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How Not to Succeed with a Direct Mail Campaign

Aug 17, 2007
There are two deadly words in marketing: "by committee".

As a professional marketer, I tend to avoid inviting the entire management team to comment on or participate in my advertising and communication planning.

There's a really good reason for this, and it's not that I'm trying keep the reins close for my own sake.

When planning anything, and particularly in marketing, it's a good idea to approach the effort with a concise idea of the goals you need to achieve and tools you plan to use.

The fact of the matter is, when you invite commentary into the development stage of any plan, you risk losing focus. This is most certainly true with direct mail.

By its very nature, direct mail requires attention to detail and focus on what results you want to achieve. Unfortunately, bring together a large group of managers and you get lots of different ideas of how to go about generating sales. You lose focus when you get bogged down in management meeting after management meeting.

How does that happen? That gets to the heart of why I dread the words "By Committee" in planning a direct mail campaign: committees are made up of people who have no idea (a) what direct mail is; (b) how direct mail works; or (c) what direct mail can and cannot do.

My business case is fairly straightforward: Why employ experts to create advertising and communication campaigns, utilizing long years of experience, then deprive yourself of that knowledge and experience base by letting personal opinions get in the way?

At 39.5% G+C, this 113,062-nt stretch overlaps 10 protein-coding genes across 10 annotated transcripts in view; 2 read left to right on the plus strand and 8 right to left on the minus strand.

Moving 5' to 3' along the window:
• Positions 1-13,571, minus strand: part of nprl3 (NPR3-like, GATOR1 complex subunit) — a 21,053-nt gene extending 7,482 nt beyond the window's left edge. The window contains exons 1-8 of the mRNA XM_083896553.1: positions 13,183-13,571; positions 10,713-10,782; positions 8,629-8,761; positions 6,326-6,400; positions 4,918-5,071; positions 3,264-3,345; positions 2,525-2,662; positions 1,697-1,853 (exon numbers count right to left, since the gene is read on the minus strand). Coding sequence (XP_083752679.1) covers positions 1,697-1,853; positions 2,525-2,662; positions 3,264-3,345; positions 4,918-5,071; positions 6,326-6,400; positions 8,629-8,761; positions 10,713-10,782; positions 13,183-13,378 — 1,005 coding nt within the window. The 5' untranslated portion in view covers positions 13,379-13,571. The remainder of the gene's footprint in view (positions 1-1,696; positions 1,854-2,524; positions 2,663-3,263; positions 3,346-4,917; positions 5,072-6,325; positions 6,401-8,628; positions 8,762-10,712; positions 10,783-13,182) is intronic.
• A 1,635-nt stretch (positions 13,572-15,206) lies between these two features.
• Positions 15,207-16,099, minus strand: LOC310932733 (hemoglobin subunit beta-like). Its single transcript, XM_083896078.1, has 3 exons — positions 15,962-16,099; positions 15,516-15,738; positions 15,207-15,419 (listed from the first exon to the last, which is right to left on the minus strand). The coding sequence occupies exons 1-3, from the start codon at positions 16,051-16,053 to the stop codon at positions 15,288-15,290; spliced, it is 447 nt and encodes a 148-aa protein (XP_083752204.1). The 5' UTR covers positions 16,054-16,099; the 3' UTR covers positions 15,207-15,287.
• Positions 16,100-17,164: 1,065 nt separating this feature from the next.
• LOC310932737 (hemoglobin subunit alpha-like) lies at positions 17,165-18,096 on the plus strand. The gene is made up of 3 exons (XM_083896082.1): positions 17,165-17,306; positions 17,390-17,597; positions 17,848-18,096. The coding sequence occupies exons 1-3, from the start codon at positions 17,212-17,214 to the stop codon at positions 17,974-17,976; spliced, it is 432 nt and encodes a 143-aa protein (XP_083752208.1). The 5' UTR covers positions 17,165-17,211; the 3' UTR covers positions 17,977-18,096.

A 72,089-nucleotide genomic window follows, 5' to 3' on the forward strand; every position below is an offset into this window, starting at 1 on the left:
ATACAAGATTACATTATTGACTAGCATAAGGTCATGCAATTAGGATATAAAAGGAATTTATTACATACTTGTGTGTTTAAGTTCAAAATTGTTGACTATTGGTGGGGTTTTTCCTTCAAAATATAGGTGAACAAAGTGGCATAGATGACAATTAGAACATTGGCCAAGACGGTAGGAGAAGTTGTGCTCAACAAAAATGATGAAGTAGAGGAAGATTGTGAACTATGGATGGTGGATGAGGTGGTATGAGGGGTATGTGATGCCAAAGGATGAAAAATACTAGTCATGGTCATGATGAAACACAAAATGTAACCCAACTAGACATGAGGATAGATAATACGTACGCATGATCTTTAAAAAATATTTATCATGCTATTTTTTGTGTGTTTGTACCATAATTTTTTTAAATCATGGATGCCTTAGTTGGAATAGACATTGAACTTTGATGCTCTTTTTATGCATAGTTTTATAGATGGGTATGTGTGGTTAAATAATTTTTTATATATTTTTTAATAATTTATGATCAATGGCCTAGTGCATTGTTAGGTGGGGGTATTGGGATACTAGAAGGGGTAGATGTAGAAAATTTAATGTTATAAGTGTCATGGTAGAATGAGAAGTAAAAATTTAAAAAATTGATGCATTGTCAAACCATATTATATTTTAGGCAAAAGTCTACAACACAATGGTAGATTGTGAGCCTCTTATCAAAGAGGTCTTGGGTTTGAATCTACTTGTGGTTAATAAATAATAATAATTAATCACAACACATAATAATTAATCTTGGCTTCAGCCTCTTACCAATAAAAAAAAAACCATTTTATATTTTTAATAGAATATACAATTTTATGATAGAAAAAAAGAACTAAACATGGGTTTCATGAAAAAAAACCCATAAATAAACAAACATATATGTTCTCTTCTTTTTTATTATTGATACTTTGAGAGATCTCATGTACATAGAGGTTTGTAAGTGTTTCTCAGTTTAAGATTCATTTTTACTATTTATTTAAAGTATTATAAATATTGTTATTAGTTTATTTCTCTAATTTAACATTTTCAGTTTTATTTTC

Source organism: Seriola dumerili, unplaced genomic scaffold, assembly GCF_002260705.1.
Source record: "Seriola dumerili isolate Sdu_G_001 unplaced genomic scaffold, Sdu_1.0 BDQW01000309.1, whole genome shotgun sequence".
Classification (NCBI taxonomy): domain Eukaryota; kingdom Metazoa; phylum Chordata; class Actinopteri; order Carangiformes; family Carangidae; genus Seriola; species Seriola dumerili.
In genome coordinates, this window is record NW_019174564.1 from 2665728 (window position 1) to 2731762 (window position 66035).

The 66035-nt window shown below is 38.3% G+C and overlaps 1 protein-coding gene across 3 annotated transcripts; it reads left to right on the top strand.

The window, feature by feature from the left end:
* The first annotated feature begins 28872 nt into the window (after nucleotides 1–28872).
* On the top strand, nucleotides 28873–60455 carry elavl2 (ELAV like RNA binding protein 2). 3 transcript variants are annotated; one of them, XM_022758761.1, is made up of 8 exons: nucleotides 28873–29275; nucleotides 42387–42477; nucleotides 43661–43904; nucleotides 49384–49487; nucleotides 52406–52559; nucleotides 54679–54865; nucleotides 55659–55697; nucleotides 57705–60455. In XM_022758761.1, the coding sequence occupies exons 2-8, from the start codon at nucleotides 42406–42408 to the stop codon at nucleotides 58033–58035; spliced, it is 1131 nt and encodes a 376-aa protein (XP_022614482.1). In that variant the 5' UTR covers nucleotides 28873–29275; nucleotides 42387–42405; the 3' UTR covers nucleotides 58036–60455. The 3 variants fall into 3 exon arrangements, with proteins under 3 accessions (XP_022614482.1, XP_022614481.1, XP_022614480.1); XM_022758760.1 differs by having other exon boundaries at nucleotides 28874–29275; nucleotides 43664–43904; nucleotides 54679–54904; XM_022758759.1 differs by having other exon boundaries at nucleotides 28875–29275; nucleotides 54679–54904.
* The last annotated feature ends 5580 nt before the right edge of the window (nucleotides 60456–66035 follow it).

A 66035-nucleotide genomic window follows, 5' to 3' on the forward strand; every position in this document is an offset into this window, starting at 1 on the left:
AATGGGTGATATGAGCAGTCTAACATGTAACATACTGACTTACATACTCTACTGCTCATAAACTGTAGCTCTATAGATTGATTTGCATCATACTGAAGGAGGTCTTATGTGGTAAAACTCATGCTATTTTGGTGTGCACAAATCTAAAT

That's exactly what happens when you start to involve the entire management team in planning a direct mail campaign.

There are several really easy ways to ensure the decision-making process works, and that your direct mail campaign achieves your specific business objectives.

First off, remember: meddle can muddle. When you bring reviewers into the process, make sure they understand that their responsibility is to point out technical inaccuracies and other mistakes. An ad campaign's content, tone or style should be the purview of your marketing professional. That's what they're paid for, after all. So if you are seeking input from the management team, be explicit that their role is to "proof", not plan.

Second, fewer is better: Trim down the pre-analysis process and the number of people taking part. Without a doubt, key people such as the communications manager, the product manager and a technical expert play an important role and should always be included. But does HR need to be consulted when developing a sales letter?

Third, result, not opinion: Make a pledge to measure direct mail not by your preferences or by appearance, but by results. And then make sure you set up systems to measure those results. It's funny how often this is an issue; people think opinions about aesthetics should have a role in whether a direct mail is going to be successful. Opinion simply cannot compete with testing.

Finally, creative isn't important. Sales are: In any advertising campaign, the answer to "Which concept is best?" is the same as the answer to the question, "Which mailing piece pulled best?" Sometimes, even marketers forget this, but when you get right down to it, marketing has one purpose: to drive sales.

All things considered, direct mail is a powerful tool. It generates interest, it generates sales, and it increases overall awareness. But direct mail is not infallible.

It's important to keep in mind when planning your next direct mail campaign that while committees can have valuable insight, they do not necessarily have a place, and moreover, they can actually reduce the chance of success.
About the Author
Michael Lee-Smith has been a managment consultant for over a decade, and in that time he's applied real-world strategies for business success for dozens of companies. Learn more about how you can succeed in real estate at http://www.corneroffice.info/.
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